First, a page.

Earthquake recurrence data for eastern Canada are used to derive estimates of probabilistic seismic risk at the low levels desirable for critical structures. The historical earthquake data (1661 to 1975) are employed to produce a seismicity model consisting of six zones of earthquake occurrence in the continental region and an isolated zone on the Grand Banks. Magnitude recurrence relations of the form
are derived for each of the zones. N5(N ≧ M5) ranges from 0.0003 earthquakes per annum per 104 km2 in the general background zone to 0.08 in the confined Charlevoix Zone in the St. Lawrence Valley; β values range from 1.5 to 2.4.
Seismic risk estimates (probability of exceedence of peak ground acceleration) are derived using the Cornell method of integrating risk contributions from the zones of earthquake occurrence. For sites within the larger zones of relatively low seismicity, e.g., Northern Appalachian Zone, with little influence from adjacent zones, the risk estimates near 10−3 per annum are relatively insensitive to the uncertainties in the magnitude recurrence parameters; the maximum risk contribution comes from the lower magnitude earthquakes at the near distances. For sites within the range of influence of highly active areas such as the Charlevoix Zone, peak ground motions with risk of exceedence near 10−3 per annum can vary by a factor of two depending on assumptions of the magnitude recurrence extrapolation and the maximum magnitudes. Constraints on the seismicity based on tentative geological correlations increase ground motion for sites near some active zones by factors of up to 1.5 at the same risk level compared to that derived from the model based only on historical earthquake distributions.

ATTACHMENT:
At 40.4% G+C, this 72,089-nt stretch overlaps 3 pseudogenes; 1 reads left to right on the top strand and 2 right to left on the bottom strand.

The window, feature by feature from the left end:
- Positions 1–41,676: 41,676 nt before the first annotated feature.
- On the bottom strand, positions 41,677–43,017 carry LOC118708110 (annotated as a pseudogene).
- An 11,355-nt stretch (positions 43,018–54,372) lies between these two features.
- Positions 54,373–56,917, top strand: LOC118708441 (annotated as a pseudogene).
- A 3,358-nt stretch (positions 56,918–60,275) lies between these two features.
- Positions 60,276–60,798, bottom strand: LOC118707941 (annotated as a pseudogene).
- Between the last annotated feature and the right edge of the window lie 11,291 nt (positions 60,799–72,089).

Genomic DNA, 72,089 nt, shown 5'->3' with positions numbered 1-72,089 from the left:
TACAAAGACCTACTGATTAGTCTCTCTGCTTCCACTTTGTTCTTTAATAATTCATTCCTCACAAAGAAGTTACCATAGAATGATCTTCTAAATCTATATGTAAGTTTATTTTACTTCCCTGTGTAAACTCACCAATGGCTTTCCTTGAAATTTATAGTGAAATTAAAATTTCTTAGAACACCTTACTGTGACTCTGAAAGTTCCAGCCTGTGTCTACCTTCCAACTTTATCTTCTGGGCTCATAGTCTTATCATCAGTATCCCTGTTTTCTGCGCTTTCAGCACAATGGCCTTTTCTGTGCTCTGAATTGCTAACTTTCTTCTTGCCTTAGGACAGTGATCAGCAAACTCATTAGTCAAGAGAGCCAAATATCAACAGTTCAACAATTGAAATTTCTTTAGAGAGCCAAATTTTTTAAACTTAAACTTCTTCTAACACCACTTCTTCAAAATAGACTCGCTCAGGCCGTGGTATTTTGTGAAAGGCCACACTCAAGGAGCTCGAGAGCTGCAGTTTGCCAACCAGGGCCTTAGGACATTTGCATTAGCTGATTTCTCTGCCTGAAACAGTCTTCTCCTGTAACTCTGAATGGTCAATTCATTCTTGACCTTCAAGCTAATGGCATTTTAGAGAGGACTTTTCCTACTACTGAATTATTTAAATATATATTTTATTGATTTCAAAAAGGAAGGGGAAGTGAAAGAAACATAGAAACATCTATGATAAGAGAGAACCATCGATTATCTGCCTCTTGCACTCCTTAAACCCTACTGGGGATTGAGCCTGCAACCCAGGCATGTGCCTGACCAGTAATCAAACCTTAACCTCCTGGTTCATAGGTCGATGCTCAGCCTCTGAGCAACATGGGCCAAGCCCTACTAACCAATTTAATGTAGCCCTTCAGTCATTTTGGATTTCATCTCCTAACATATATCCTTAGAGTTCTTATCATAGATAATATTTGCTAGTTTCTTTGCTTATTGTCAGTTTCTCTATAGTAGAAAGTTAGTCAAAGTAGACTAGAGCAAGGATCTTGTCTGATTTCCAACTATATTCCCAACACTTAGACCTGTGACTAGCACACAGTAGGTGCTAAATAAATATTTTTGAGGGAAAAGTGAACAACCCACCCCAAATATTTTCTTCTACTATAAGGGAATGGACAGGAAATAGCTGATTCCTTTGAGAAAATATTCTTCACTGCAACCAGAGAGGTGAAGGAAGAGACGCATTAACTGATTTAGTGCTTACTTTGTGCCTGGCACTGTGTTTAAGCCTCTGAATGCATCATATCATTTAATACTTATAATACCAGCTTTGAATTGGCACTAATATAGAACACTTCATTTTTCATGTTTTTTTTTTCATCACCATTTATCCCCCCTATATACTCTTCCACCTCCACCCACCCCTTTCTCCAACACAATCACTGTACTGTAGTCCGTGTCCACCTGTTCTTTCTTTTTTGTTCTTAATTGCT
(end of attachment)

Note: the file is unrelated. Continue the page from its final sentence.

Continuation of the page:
With the present knowledge of tectonic processes in eastern Canada, the uncertainties in magnitude recurrence extrapolations and maximum magnitudes, the assumptions about the temporal and spatial stationarity of earthquake zones, and the uncertainties on near-field effects and attenuation, seismic risk estimation at probabilities below 10−3 per annum becomes increasingly deterministic.